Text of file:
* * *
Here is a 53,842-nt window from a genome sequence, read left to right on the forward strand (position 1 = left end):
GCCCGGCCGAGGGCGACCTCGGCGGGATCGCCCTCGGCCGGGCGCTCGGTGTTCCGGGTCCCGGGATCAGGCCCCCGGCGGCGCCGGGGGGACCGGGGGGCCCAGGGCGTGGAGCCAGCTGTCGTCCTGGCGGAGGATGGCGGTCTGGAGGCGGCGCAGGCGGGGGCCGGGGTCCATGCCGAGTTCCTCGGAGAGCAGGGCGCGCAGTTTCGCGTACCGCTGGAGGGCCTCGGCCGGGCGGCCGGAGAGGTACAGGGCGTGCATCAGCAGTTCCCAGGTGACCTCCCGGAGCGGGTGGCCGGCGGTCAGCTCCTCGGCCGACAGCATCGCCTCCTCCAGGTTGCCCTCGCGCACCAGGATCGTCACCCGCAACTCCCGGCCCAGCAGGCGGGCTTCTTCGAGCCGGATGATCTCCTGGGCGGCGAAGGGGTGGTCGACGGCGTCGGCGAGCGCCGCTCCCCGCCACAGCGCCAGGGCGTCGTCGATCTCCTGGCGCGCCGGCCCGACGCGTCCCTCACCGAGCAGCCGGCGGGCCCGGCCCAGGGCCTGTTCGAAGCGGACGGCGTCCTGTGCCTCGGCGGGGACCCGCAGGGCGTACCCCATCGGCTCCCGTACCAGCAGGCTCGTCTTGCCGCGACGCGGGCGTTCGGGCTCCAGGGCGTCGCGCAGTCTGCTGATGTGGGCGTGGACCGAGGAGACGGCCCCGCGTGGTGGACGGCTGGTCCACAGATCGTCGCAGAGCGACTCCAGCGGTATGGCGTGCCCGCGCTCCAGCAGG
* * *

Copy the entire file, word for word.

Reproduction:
Here is a 53,842-nt window from a genome sequence, read left to right on the forward strand (position 1 = left end):
GCCCGGCCGAGGGCGACCTCGGCGGGATCGCCCTCGGCCGGGCGCTCGGTGTTCCGGGTCCCGGGATCAGGCCCCCGGCGGCGCCGGGGGGACCGGGGGGCCCAGGGCGTGGAGCCAGCTGTCGTCCTGGCGGAGGATGGCGGTCTGGAGGCGGCGCAGGCGGGGGCCGGGGTCCATGCCGAGTTCCTCGGAGAGCAGGGCGCGCAGTTTCGCGTACCGCTGGAGGGCCTCGGCCGGGCGGCCGGAGAGGTACAGGGCGTGCATCAGCAGTTCCCAGGTGACCTCCCGGAGCGGGTGGCCGGCGGTCAGCTCCTCGGCCGACAGCATCGCCTCCTCCAGGTTGCCCTCGCGCACCAGGATCGTCACCCGCAACTCCCGGCCCAGCAGGCGGGCTTCTTCGAGCCGGATGATCTCCTGGGCGGCGAAGGGGTGGTCGACGGCGTCGGCGAGCGCCGCTCCCCGCCACAGCGCCAGGGCGTCGTCGATCTCCTGGCGCGCCGGCCCGACGCGTCCCTCACCGAGCAGCCGGCGGGCCCGGCCCAGGGCCTGTTCGAAGCGGACGGCGTCCTGTGCCTCGGCGGGGACCCGCAGGGCGTACCCCATCGGCTCCCGTACCAGCAGGCTCGTCTTGCCGCGACGCGGGCGTTCGGGCTCCAGGGCGTCGCGCAGTCTGCTGATGTGGGCGTGGACCGAGGAGACGGCCCCGCGTGGTGGACGGCTGGTCCACAGATCGTCGCAGAGCGACTCCAGCGGTATGGCGTGCCCGCGCTCCAGCAGG